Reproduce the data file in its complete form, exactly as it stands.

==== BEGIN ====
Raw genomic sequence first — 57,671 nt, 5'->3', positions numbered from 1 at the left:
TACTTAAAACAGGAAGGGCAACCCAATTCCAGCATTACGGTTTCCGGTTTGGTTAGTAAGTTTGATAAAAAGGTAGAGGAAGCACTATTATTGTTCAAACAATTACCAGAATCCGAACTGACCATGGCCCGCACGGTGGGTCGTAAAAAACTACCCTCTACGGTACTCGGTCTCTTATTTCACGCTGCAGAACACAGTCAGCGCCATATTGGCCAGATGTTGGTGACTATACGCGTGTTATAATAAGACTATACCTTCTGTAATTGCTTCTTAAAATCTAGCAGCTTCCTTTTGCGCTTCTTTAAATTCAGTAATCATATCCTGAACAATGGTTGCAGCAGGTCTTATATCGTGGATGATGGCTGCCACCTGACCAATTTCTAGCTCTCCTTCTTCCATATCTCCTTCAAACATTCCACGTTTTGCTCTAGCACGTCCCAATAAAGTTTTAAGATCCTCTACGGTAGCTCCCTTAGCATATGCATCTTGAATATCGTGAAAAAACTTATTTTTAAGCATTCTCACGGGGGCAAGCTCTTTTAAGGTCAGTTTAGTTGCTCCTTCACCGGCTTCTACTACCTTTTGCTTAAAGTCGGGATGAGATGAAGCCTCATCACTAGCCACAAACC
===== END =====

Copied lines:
Raw genomic sequence first — 57,671 nt, 5'->3', positions numbered from 1 at the left:
TACTTAAAACAGGAAGGGCAACCCAATTCCAGCATTACGGTTTCCGGTTTGGTTAGTAAGTTTGATAAAAAGGTAGAGGAAGCACTATTATTGTTCAAACAATTACCAGAATCCGAACTGACCATGGCCCGCACGGTGGGTCGTAAAAAACTACCCTCTACGGTACTCGGTCTCTTATTTCACGCTGCAGAACACAGTCAGCGCCATATTGGCCAGATGTTGGTGACTATACGCGTGTTATAATAAGACTATACCTTCTGTAATTGCTTCTTAAAATCTAGCAGCTTCCTTTTGCGCTTCTTTAAATTCAGTAATCATATCCTGAACAATGGTTGCAGCAGGTCTTATATCGTGGATGATGGCTGCCACCTGACCAATTTCTAGCTCTCCTTCTTCCATATCTCCTTCAAACATTCCACGTTTTGCTCTAGCACGTCCCAATAAAGTTTTAAGATCCTCTACGGTAGCTCCCTTAGCATATGCATCTTGAATATCGTGAAAAAACTTATTTTTAAGCATTCTCACGGGGGCAAGCTCTTTTAAGGTCAGTTTAGTTGCTCCTTCACCGGCTTCTACTACCTTTTGCTTAAAGTCGGGATGAGATGAAGCCTCATCACTAGCCACAAACC